✒️🌱: Testing and bottling wild inks to bring to Saturday’s workshop. This is the scrap paper I put down to protect the counter and do quick checks. Isn’t it pretty??
Every splotch and blotch on this paper came from a plant, and can be made at home. From wild grapes and acorn caps and chokecherry berries and…
Some of these colours last longer and truer on the page than others. But what makes them beautiful isn’t limited to how they look on paper.
🐾🌱: Using wild inks reminds me of tracking animals in the winter. When I come across the tracks of a coyote or a bunny, it’s like hearing their echo. Like they’re there. And when I open a bottle of ink I made from a plant, I see sumac’s red panicle in winter and the sphinx moth I met on the grapevine.
🐞⏳: In searching for colour, I learn about the galls of aphids who have been living between sumac and moss for over *48 million* years. How to whittle invasive honeysuckle into a pen. How to find the pinks hidden in avocado stones and buckthorn bark. It’s adventures inside of adventures.
Wild inks are a little more… wild than what you’ll find in the store. A little less vanilla. They’re wilful and ephemeral and full of surprises. And that’s okay. I’m here for the ride. Besides, nothing gold can stay — though that wild grape purple lasts a good long time. 😉
🌱🎨: Discover the world of wild inks. Learn about foraging for colour, unlocking the secret pigments of plants and, best of all, make your own “Wild Inkling” art to take home! Together we’ll explore the world of pinks, yellows, greens, browns, blacks, and purples hiding in plain sight.
🌳👍: This workshop is hosted by and in collaboration with Lower Trent Conservation, so in addition to making cool art with plants, your registration supports our local conservation areas. Double win!
(Also I saw turtles basking in the quarry right beside the workshop site, sooo…. triple win!)
🔗: Link to register through Lower Trent Conservation is here. Hope to see you there! // Covid Notes: The workshop will be held entirely outdoors, based in the picnic shelter. Registration is limited. // 🌈🎥: Interested in making ink but can’t attend? The Colour of Ink featuring Jason S. Logan (Toronto Ink Company) — author of the incomparable ‘Make Ink’ — is now available to watch free online here.
I made wild grape jelly for the first time a few years ago. Y’know how when you have a hammer everything looks like a nail? Well once you’ve enjoyed homemade wild grape jelly, everywhere looks like a place to grow wild grapes… Old display stand? You could grape that. Extra bit of fencing? You could grape that.
🍇🌳: We haven’t planted any grapes here. They were here before us and they’ll probably be here after. Wild grapes are all over Ontario. Once you start looking for them you see them everywhere.
🧗♀️🍇: But we’ve set up a few places here to encourage wild grape to bear fruit in spots we can actually get to. Grape likes to climb, so sometimes it runs right up to the top of a tree. Where it dangles my jelly dreams out of reach. Look up, way up, and I’ll call Rusty… and tell him we’re out of jelly.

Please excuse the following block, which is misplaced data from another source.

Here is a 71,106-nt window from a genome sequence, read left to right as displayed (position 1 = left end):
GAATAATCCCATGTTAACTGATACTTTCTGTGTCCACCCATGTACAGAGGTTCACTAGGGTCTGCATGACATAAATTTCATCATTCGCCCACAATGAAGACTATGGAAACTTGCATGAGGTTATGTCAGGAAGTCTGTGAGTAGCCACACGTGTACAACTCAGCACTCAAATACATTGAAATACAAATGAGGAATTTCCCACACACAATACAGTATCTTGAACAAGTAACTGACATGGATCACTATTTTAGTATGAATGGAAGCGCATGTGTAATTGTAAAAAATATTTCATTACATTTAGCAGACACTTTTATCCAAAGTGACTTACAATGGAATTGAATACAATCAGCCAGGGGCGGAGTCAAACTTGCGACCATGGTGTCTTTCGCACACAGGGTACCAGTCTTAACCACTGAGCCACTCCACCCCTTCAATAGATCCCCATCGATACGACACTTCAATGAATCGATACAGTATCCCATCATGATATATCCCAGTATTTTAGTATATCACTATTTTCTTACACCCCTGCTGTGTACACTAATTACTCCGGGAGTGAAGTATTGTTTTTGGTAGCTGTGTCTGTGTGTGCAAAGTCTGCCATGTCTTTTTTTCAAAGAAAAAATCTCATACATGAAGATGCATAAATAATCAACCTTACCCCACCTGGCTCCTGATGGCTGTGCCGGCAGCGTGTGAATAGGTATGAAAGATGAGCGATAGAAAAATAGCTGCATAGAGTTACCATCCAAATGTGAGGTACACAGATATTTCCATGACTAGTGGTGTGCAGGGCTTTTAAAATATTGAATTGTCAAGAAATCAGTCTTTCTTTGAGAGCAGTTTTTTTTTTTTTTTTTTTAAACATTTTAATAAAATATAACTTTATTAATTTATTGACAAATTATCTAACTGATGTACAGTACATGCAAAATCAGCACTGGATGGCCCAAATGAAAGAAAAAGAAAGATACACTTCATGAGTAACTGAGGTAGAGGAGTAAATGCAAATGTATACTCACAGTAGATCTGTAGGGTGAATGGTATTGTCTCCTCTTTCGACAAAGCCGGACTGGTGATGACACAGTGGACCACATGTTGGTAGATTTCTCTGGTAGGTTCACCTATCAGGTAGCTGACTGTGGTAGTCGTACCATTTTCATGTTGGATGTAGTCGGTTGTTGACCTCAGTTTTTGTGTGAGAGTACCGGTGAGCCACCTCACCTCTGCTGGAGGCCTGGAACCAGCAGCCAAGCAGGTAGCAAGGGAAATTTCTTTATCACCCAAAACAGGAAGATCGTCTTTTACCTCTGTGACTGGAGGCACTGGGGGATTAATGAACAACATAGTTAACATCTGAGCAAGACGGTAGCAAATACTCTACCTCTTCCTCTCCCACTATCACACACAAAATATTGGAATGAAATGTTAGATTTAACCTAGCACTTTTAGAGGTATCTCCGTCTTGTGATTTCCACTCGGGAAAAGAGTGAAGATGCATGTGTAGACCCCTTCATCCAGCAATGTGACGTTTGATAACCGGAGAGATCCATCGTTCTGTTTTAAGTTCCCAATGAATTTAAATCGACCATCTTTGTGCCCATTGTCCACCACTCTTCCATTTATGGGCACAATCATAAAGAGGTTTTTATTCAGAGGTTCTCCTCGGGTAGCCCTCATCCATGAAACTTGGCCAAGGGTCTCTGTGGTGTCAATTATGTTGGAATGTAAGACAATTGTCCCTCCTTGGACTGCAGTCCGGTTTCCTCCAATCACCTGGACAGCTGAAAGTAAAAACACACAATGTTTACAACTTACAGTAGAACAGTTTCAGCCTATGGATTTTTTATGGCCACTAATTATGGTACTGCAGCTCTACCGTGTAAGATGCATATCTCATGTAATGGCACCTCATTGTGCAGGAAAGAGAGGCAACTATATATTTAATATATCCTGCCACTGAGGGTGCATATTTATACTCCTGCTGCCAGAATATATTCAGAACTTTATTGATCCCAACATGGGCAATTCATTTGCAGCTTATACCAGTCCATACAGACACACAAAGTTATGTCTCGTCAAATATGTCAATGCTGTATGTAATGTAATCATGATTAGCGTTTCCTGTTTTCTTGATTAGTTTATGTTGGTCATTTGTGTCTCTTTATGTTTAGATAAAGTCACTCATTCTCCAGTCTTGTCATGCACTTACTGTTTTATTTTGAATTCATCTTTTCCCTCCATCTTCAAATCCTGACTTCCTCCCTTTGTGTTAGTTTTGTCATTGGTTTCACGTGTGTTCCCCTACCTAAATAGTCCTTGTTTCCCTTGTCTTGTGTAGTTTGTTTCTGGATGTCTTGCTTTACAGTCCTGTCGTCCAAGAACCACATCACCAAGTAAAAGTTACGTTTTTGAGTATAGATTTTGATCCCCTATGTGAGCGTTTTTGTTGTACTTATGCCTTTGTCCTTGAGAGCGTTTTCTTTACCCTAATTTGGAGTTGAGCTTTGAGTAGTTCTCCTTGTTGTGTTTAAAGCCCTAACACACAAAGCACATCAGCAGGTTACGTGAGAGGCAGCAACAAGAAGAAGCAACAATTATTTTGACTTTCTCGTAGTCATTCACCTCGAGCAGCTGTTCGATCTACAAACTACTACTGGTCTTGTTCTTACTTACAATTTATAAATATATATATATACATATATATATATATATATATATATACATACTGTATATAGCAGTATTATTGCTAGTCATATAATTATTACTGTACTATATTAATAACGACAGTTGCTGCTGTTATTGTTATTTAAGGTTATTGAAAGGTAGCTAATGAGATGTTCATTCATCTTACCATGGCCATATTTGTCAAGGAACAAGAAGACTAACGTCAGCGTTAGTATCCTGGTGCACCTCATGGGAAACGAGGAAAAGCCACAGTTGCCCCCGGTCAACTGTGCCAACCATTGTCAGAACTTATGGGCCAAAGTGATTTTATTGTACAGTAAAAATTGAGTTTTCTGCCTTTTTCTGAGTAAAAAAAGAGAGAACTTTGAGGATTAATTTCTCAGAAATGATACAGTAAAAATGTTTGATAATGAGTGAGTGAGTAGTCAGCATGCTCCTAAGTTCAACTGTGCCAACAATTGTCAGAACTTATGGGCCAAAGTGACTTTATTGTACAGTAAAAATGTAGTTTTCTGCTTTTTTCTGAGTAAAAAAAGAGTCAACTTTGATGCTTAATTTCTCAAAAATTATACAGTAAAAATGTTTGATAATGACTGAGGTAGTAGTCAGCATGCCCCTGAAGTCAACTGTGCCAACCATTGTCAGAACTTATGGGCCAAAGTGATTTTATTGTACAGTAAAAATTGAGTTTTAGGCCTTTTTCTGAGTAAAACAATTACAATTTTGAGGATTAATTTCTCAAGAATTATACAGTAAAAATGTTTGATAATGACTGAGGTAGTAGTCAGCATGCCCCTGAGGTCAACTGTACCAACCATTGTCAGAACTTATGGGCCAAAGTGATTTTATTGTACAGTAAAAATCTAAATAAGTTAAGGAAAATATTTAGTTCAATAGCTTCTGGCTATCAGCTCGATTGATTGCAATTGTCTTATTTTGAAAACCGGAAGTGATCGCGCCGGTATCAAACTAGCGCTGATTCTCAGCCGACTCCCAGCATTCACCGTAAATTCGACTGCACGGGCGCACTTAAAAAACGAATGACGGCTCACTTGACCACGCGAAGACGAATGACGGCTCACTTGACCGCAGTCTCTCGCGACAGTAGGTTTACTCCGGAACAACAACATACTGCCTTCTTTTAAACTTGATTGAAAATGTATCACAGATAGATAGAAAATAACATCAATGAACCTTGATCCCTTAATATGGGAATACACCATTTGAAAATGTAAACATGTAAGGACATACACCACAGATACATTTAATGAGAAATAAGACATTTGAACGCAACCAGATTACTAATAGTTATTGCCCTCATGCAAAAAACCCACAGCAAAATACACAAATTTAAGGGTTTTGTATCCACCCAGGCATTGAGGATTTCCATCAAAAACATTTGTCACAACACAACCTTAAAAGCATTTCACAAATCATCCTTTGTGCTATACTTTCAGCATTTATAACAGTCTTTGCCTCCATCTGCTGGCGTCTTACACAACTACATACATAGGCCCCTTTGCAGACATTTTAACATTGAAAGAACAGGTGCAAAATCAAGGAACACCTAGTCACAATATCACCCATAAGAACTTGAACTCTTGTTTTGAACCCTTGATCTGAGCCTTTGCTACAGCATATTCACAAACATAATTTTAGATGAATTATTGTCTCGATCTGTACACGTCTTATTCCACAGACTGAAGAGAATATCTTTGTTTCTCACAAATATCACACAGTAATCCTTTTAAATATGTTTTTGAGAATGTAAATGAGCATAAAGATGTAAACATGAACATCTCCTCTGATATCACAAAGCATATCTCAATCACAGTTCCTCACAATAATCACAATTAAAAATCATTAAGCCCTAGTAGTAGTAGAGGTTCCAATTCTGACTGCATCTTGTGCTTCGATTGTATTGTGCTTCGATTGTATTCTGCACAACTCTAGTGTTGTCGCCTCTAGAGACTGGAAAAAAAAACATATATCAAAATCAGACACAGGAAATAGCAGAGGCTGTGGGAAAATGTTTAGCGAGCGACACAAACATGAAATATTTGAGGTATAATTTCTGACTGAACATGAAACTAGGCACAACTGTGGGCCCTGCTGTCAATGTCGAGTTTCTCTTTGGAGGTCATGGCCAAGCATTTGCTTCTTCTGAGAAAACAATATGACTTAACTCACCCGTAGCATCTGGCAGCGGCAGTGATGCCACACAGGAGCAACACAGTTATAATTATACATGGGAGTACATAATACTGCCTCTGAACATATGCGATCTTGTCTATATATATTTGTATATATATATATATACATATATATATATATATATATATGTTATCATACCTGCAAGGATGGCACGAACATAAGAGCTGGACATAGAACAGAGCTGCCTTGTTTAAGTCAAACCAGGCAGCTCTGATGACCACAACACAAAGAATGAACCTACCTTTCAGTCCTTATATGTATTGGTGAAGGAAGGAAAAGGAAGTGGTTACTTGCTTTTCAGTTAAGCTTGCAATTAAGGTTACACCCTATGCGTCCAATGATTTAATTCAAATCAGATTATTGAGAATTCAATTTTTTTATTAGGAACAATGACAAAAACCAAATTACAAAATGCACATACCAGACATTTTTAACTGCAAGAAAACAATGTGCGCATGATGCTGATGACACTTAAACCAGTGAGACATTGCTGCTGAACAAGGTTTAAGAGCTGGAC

🍇🚧: But grape also likes to move side-to-side along a nice fenceline. So a couple of years ago when we installed a new fence, we also coaxed the grape growing nearby onto its wires. I checked it today to find it is very happy in its new home! Grapes on grapes on grapes. Enough for both us and the wild critters to snack on. Jelly is back on the menu boys!
🍇=🥒✒️🧵: In honesty the jelly is mostly for Neil, but I use wild grape to make a couple of other things here too. The leaves are perfect to pop in fermenting pickles, and I use the berries to make ink, and the vine to make drawing charcoal. In a pinch, I’ve used the vine as twine.
🍇☠️: A word of caution — wild grape is all over Ontario roadsides, but so are pesticides and poisons. Many cities (including ours) spray their roadsides, so be very very picky about where you forage wild foods. Toxic lookalikes like Canadian moonseed also exist. There’s no shame in enjoying a nice homemade strawberry jam on toast if you don’t feel you can forage safely. Strawberry jam is delicious.
🍄💙: Found these blue-tiful mushrooms in a friend’s forest on Sunday. I ID it as a Lactarius indigo. Lactarius are known as “milk mushrooms”, because when cut they “bleed” a milky fluid. And that liquid can be some fantastic colours! Just look at that blue!!
🍄✒️: I brought home a sample mushroom for some ink-speriments. I used the very technical approach of squooshing the mushroom cap and bottling what came out (bottom right). It’s a lovely colour in the vial, though natural inks sometimes don’t dry as vibrant as the source. But I had a feeling this ink might dry the exact colour of a nuthatch. And it did! Soooo…Lactarius nuthatchii? I’ll keep checking back on this little birb to see how the colour holds up over time.
👩🔧🎨: If you’re curious about wild inks, I’ll be facilitating a Painting With Plants workshop at the end of September. (Workshop will be held outdoors.) More details to come, but feel free to DM us if you’d like the full info when available!
🎨🌿: Nuthatch is painted with Lactarius indigo, acorns, oak galls, and goldenrod. Detailed with soot ink and a quill pen.
🍄☠️: Friendly reminder not to squoosh mushrooms you don’t know. Ontario also has deadly toxic mushrooms and some are fruiting right now. Squoosh responsibly friends.
This ink sample sheet is now ~5 years old. I made it to test if putting glossy or matte top coats over homemade inks would help preserve their colour (spoiler: nope).